Maybe the reason the question of what do we really love, is so hard, is that we no longer trust ourselves with the answers.

Deny and confuse yourself long enough and eventually you’ll stop paying attention all together and instead of reaching for what you love, you’ll find yourself numbing out to endless late night rounds of Netflix, one too many glasses of wine, or some mindless, regret inducing, online shopping. Not because you really love any of it, but so you can escape the burn out, the joylessness and resentment simmering just out of sight.


So how do we backtrack? I’m not sure, but it seems like we could all learn a few tips from, Bree.



Tip #1: Stop pretending.


Bree doesn’t enjoy sitting on command. Will she do it? Yes. Will there need to be treats in order for her to do it? Also, yes. But she’s not going to pretend she likes it, even then. On the other hand, Bree loves to help herself to whatever you are eating. Even while you are eating it. She loves it. Doesn’t matter how many times you tell her no, she ain’t gonna lie. She still loves it.


It's not that eating kale, or showing up for a wedding you don’t really care about are bad things, or that you can’t/shouldn’t do them. No, it’s the dishonesty in trying to convince ourselves we like them that is the real problem. That we want to do them, just as much, maybe even more, than the alternatives. Our bodies know the difference and feel the stress in lying, even when it’s to ourselves. And, you can decide to do something while still admitting you don’t like it.


More than that, we can love what we love, and not always chose it, without shaming ourselves for wanting it in the first place.

Liking ice cream, doesn’t make you fat and lazy, even when you’re dieting. Wanting to protect your time and deciding not to go to that social engagement doesn’t make you a bad person. Enjoying roller skating at forty doesn’t make you weird, and liking sports cars at 60 doesn’t make you ridiculous. It just makes you human. So tell the truth about what you love and what you don’t.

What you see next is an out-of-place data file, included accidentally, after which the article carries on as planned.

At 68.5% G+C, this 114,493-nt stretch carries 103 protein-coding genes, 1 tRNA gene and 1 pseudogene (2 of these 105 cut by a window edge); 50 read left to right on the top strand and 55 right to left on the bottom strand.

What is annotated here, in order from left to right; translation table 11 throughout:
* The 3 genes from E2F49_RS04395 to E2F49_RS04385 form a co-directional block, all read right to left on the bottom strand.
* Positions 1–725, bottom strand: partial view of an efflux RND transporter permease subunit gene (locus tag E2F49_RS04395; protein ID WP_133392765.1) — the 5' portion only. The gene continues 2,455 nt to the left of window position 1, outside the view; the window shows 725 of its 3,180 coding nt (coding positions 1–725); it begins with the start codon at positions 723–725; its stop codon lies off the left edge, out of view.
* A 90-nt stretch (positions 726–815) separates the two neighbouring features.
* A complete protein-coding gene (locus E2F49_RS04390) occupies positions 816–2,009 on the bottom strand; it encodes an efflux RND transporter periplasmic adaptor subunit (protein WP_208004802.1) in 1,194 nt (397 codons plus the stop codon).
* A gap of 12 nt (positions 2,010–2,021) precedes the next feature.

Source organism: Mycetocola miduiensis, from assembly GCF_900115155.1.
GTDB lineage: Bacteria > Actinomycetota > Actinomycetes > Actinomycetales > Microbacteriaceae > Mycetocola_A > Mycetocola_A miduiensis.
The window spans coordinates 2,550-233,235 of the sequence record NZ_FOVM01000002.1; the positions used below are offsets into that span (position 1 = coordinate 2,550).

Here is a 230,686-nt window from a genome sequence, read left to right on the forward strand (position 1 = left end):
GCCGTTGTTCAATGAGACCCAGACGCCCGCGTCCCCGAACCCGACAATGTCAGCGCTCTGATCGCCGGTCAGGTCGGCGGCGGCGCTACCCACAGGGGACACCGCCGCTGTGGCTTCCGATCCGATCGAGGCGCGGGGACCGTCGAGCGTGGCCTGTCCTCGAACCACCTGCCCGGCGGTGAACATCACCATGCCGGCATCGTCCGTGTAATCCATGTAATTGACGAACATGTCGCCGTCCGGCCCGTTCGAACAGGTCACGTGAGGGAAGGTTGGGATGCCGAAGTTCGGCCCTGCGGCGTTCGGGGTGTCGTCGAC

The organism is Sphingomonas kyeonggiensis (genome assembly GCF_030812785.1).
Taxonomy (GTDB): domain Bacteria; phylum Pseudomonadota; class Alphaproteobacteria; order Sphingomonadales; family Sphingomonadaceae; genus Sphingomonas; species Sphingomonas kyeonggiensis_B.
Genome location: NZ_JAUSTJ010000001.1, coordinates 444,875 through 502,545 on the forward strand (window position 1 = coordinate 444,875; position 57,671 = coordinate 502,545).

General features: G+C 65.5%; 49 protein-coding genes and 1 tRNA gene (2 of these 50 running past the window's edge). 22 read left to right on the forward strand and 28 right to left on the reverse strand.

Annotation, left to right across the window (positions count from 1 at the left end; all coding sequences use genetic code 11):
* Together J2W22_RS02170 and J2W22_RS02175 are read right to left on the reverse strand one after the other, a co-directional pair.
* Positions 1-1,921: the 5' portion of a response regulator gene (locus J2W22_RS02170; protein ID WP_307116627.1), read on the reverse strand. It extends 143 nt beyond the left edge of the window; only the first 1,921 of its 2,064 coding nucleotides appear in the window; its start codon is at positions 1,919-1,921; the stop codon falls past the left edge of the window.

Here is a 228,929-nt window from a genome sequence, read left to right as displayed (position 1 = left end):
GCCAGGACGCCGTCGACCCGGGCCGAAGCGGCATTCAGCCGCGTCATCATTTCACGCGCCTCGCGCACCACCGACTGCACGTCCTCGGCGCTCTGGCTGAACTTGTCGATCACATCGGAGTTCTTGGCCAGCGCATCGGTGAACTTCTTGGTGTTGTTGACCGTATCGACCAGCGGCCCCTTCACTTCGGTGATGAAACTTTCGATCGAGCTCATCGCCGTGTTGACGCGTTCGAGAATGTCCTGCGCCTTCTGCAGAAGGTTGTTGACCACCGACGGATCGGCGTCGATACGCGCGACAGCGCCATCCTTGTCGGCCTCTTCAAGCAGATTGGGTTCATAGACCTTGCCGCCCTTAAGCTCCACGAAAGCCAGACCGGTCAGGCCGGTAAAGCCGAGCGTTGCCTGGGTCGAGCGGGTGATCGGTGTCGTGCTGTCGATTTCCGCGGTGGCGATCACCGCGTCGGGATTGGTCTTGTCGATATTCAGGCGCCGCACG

Tip # 2: Schedule in hooligan time.



Bree without time to be wild? A maniac. A maniac, that will push all your buttons and destroy half of the house. Hooligan time, that is free time to screw around and do wild things in a safe place (outside), helps her burn off energy, but It’s also how she’s figured out what she loves. By trying things. By being curious during her wild time. I’m really not so sure humans are any different, despite all our protestations about how civilized we are.


We too need our hooligan time, though what that entails may look different depending on the person, or we tend to turn into maniacs ourselves.

So, put time in your day to let off steam and try things. Play ping pong. Sing the entire soundtrack to the Music Man off key and with great gusto. Try Opera music. Learn ballet at 70. Eat fruit loops for dinner every once in awhile just because it’s hot and you don’t feel like cooking. Knit in public. Try out that new tiktok dance when nobody’s looking. Take piano lessons at 30. Take swimming lessons at 50. Host a Murder Mystery. And sometimes, eat the damn ice cream. Insist, at every age, on playing and letting off steam.


And last, when in doubt, when you can’t seem to find what you love, and you don’t even know what might be fun or where to look for it? Stop looking for it at all, and instead try joy’s lesser cousin: Curiosity. Ask yourself, what am I curious about? What sounds interesting? And go from there.


And with that I’m off for a little hooligan time myself. I’ve earned it. And there’s a sprinkler somewhere with my name on it. Here’s to a life lived in Joy.



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2件のコメント


Maryann Haas
Maryann Haas
2021年8月23日

I think I know that puppy. ;)

いいね!

ゲスト
2021年6月29日

REally Good! Love that puppy!

いいね!